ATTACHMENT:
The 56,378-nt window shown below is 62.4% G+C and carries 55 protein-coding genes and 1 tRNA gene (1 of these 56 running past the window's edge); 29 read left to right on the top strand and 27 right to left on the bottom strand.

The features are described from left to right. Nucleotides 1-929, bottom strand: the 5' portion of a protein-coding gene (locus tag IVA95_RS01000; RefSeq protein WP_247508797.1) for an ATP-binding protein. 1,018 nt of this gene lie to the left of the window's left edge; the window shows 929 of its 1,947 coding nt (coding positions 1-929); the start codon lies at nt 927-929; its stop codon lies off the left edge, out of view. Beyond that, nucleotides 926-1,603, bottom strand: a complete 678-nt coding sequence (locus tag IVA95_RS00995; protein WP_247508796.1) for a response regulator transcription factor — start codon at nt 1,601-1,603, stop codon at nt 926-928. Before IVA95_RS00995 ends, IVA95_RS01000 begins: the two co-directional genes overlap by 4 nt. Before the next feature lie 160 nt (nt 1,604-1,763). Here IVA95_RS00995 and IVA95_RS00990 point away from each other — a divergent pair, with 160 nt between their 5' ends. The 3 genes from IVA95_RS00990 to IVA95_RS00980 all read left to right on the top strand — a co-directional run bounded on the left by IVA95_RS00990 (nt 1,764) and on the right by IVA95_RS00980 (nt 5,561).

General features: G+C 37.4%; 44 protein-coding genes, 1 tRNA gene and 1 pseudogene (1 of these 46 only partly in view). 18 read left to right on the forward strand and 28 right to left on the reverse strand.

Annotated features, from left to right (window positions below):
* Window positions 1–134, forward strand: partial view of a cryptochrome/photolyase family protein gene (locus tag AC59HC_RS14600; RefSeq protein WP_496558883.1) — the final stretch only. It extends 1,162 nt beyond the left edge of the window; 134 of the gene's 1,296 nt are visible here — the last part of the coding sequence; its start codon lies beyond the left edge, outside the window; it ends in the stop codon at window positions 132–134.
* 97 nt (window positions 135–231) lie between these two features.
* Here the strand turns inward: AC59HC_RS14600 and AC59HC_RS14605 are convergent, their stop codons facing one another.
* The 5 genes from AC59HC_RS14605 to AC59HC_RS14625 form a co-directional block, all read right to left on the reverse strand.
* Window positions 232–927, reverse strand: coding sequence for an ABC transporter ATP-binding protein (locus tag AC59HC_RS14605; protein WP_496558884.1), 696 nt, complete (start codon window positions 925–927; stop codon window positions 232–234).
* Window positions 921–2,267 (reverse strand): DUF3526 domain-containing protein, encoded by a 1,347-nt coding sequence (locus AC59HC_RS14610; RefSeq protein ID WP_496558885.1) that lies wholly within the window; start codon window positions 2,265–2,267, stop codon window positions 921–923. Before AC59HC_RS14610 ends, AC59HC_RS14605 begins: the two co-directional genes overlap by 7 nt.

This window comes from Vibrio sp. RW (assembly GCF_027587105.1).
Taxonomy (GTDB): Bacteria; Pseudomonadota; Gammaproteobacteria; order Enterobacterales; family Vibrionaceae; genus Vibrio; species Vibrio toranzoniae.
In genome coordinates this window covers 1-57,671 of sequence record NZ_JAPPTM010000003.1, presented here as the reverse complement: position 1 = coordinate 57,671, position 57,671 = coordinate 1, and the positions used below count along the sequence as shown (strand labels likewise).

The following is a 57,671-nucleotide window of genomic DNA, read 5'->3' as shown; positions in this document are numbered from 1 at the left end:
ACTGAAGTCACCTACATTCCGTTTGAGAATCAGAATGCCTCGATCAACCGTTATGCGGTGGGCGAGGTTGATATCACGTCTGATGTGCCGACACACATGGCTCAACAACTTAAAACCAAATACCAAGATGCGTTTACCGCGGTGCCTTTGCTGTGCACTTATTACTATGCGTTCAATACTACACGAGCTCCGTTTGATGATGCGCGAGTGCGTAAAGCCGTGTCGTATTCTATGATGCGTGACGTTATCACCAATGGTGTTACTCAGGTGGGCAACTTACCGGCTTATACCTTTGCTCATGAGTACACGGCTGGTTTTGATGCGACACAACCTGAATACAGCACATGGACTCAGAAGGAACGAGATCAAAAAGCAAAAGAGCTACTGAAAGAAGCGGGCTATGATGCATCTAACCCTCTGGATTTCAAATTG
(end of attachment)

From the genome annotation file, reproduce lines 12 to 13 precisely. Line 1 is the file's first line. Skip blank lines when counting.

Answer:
Taxonomy (GTDB): Bacteria; Pseudomonadota; Gammaproteobacteria; order Enterobacterales; family Vibrionaceae; genus Vibrio; species Vibrio toranzoniae.
In genome coordinates this window covers 1-57,671 of sequence record NZ_JAPPTM010000003.1, presented here as the reverse complement: position 1 = coordinate 57,671, position 57,671 = coordinate 1, and the positions used below count along the sequence as shown (strand labels likewise).